Grape broach by Rene Lalique
Rene Lalique (1860-1945) was actually a glass designer known for his ornate perfume bottles and such more then his jewelery creations. He originally started off as a freelance artist who would design jewelry for other jewelers before he finally started his own business to create his own pieces. Incorporating nature into each piece with amazing detail, the ornate creations helped give him recognition as one of France's best known jewelry designers.

It was too bad that I couldn't find out that much information about Mr. Lalique but with each little tidbits of information I could locate, they spoke highly of his skills. Now for my turn. Preparing my line up of artisans, I sent out my question:

"With the delicate work that you do, I was curious if the French jewelry artist Rene Lalique was an inspiration to your pieces."

"Bracelet with Pearls" by skaldsznurowadel 
A young woman located in Poland, Agnieszka Hopkowicz works mostly in silver and gives each of her pieces an organic feel but has them elegant enough for her female viewers. Each piece or set she creates seems to have personalities of their own, every one speaking to the viewer differently.
Agnieszka actually has an Etsy shop along with a Polish online shop for those who may be interested in purchasing her pieces but the best way to ask her about anything custom would be contacting her through her deviantART account. 
I had actually come across her gallery about 2 years ago while looking for a pattern to inspire me for a painting I was working on at the time and have frequently visited her account ever since just to look to see what beautiful pieces she had been able to post. Her response to my question was delightful in that she knew who I was talking.

“Definitely Art Deco is close to my heart, but my beloved artist and inspiration is Edgar Brantd. I made a pendant inspired by his works http://skladsznurowadel.deviantart.com/art/silver-oasis-138929238. Cheers” ~Agnieszka

"Handmade Silver Cross5" by MirielDesign
Formally known as JosephineDeath on deviantART, Norwegian artist Josephine Ryan does a little bit of everything from watercolors and graphite pieces to digital art but her gallery has become more known for her silver jewelry. Her delicate pieces shows how her style has evolved since when she first started to the fragile ornate pieces she has become known for. She does have an online jewelry shop (similar to Etsy) where you can order some of her beautiful pieces, but like most foreign websites you will need to translate  it into the language you use the most.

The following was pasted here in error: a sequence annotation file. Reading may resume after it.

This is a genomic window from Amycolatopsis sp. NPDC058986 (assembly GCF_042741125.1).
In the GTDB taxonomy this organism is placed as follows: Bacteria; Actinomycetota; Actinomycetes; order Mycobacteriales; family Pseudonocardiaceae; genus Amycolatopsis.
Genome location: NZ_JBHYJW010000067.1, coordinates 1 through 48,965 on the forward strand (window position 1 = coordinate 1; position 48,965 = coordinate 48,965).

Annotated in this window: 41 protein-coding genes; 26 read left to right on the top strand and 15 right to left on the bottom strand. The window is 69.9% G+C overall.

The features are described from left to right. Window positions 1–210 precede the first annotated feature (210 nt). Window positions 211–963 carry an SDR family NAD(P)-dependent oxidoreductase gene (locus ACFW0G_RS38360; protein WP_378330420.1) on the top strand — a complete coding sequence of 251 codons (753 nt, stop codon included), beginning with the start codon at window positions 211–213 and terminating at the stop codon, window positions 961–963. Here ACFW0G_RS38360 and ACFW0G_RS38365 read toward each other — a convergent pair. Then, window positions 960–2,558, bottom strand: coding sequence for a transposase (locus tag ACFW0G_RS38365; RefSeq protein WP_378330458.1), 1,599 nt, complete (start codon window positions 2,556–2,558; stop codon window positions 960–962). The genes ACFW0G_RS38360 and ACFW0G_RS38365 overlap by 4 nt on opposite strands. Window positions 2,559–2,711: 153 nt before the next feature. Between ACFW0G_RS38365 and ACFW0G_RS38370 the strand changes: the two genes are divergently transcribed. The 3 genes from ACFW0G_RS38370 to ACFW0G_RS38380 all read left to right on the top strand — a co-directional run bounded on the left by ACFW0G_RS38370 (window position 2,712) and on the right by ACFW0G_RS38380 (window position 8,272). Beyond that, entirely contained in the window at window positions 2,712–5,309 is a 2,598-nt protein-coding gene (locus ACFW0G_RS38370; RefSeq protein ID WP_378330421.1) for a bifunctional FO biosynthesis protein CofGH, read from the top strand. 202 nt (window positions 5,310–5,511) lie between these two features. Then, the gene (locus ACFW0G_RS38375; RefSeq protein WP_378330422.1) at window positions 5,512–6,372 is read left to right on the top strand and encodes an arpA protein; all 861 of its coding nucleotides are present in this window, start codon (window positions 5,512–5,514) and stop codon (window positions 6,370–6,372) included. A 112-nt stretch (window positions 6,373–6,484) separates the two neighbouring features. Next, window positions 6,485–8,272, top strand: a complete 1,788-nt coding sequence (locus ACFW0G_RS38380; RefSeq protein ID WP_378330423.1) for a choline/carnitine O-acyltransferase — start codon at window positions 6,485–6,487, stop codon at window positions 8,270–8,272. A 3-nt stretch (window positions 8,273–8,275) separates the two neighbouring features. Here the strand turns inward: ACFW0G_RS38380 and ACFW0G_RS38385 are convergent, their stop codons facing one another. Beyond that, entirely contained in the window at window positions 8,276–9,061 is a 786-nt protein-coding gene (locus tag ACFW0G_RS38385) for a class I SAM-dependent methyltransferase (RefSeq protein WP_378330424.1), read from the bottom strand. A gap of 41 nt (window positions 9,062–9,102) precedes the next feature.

I had actually stumbled into her gallery purely from chance when I was looking for artisans to ask for this particular article and thought it would have been foolish not to share her work. It took me a bit to actually study her pieces before I finally decided to ask her. 

“Hi! I have never heard of him before, no. I googled the name now, and I do like his style, thank you for bringing it to my attention. I am usually just inspired by nature, and often my dreams.” ~Josephine Ryan

"VIOLA SILVESTRIS - Necklace" by GaleriaAURUS
Another young lady from Poland, Jadwiga Betley creates beautiful pieces from what is actually known as Silver Clay which is a type of easy to use clay which consists of powdered silver which can be molded, baked then polished to a high shine. She also uses soutache for some pieces to create colorful patterns. For those not familiar with soutache, it's a type of cord which is actually used for the intricate patterns on clothing but has recently had a revival among jewelry designers where they make them into earrings, necklaces and bracelets. Her answer to my question was a pleasant surprise since she ended up sharing with me something she thought would give me some inspiration for some future paintings. 

"Hi! Rene Lalique a genius artist. You're right, it works absolutely wonderful in terms of form and color are an inspiration for me. Your watercolors are beautiful, Art Nouveau. I love watercolors, look at this:

As it seems to be a frequent pattern when I do these little segments, 2 of my artist line up have yet to respond to my question. Probably due to busy schedules, personal things or language barriers but sometime in the future I hope to include their comments to the line up. But, as we wait, I shall present to you a look at their works. 

"Sindarin - Ethuil" by darkonaria 

With beautiful details in both silver and brass harmonized with semi-precious stones, Anna seems to be incorporate a sense of nature into her works. Tiny details, curves and natural themes in each piece she does, the viewer can't help but spend time with each picture she has posted to check out her skills. She does have an Etsy shop for those who may be interested in purchasing her pieces. 

"Blossoms Headband Tiara" by ElnaraNiall

ElnaraNiall.deviantart.com (United States) 
Primarily working in sterling silver and gemstones, this anonymous artisan from the United States specializes in circlets and tiaras for clients. Unfortunately it may be a while before I receive an answer since she has been so busy, her last post on her deviantART account was in 2010. However she does have a website http://www.medievalbridalfashions.com/ where she sells her pieces online. 

Sunday, September 9, 2012

A common influence... maybe: Pietro Gonzaga